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Environmental Philosophy

Volume 16, Issue 1, Spring 2019

Reading Derrida’s The Beast and the Sovereign

Cary Wolfe
Pages 201-221
DOI: 10.5840/envirophil201862673

Neither Beast nor Sovereign
Wallace Stevens’s Birds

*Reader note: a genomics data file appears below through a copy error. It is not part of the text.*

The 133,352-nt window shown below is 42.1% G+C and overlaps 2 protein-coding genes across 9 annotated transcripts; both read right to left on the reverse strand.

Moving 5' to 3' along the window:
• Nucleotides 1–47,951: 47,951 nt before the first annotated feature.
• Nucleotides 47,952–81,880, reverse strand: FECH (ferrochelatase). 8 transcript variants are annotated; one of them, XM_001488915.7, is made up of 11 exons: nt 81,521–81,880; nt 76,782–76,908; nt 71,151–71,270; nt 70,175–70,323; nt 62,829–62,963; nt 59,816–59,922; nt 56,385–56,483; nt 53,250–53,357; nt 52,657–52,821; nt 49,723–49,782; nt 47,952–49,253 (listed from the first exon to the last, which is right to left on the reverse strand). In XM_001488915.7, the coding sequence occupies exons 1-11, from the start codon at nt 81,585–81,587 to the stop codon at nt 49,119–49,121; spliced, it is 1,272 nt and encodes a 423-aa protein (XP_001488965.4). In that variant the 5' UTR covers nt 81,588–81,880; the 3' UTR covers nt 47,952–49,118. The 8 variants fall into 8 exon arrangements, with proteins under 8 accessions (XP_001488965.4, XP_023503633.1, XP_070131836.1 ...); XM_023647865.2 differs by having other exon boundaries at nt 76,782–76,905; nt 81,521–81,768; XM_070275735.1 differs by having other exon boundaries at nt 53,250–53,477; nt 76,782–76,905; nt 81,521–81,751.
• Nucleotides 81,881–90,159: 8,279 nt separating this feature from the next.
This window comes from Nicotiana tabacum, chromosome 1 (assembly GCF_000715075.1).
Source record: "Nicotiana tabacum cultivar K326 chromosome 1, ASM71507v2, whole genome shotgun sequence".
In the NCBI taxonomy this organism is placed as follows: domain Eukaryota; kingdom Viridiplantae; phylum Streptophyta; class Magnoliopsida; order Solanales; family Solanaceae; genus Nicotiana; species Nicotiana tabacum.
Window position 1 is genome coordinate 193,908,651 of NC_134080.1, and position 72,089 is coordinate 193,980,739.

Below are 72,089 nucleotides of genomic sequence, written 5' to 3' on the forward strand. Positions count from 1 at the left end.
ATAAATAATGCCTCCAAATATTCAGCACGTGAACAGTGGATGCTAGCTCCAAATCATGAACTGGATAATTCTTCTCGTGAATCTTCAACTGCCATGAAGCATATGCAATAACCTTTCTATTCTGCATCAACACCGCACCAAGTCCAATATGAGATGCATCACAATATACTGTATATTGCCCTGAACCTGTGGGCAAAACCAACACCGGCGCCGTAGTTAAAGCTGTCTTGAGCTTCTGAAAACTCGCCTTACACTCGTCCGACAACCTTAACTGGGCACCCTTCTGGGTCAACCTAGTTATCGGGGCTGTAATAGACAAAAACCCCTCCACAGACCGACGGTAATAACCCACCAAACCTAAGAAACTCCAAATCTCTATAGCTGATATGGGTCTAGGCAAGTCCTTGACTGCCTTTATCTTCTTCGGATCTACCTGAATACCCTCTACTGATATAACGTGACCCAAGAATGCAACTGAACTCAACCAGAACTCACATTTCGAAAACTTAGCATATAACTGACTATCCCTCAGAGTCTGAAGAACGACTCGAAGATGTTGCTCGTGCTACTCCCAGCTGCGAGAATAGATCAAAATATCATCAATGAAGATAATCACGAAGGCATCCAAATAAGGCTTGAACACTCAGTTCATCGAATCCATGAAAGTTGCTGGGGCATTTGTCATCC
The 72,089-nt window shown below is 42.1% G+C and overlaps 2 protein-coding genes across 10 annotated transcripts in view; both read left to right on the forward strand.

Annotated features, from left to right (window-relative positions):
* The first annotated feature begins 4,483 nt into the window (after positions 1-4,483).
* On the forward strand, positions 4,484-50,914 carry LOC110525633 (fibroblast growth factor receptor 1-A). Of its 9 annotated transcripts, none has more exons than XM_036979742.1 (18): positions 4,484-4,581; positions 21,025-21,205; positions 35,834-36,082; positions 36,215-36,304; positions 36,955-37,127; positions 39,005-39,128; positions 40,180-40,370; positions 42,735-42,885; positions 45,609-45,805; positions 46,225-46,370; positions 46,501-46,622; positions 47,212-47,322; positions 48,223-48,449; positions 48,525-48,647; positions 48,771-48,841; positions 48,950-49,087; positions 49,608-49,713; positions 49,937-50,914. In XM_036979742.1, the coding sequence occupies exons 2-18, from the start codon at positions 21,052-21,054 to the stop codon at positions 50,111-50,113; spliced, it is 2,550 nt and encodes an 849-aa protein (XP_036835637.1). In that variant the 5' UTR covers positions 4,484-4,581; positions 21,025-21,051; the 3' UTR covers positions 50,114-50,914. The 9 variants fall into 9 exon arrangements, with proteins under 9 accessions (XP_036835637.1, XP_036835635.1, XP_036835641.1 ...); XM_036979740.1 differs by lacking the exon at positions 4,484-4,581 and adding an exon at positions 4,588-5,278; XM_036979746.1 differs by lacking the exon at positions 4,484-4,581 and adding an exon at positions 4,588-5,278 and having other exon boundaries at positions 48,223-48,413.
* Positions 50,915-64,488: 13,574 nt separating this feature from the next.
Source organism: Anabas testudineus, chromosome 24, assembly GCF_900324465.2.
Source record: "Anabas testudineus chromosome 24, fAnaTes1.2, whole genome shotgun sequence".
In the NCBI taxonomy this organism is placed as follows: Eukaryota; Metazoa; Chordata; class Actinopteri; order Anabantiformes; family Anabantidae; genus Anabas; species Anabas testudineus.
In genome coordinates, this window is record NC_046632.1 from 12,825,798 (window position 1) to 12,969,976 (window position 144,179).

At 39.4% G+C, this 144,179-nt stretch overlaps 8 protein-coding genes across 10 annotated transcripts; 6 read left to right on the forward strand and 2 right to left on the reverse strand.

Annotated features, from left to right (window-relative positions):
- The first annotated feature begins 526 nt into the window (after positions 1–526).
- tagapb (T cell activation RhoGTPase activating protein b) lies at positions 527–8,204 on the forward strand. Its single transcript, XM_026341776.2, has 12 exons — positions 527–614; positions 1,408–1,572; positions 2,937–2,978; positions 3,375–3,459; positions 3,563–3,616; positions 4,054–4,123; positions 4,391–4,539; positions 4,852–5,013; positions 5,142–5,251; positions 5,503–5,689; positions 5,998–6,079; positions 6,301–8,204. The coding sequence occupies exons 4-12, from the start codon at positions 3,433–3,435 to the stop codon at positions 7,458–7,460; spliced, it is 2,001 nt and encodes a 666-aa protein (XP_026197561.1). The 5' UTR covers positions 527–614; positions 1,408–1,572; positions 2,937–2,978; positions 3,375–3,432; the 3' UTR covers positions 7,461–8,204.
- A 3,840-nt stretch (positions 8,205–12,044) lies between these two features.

This essay combines deconstruction (chiefly the later work of Jacques Derrida) and systems theory (both social and biological systems theory) to rethink the question of ecological poetics in the work of Wallace Stevens, and in particular some of his most important poems that focus on birds and bird song. Ecocriticism has typically approached literature in general and poetry in particular in terms of its representation of nature. This essay argues for a non-representationalist ecopoetics that derives from replacing the concept of “nature” with the systems theory concept of “environment” (a term that applies equally to human and non-human forms of life). This theoretical shift allows us, in turn, to better understand the relationship of poetry and poetics to the “worlds” in which humans and non-humans live (to borrow the term that stretches from Jakob von Uexküll to Heidegger and then to Derrida).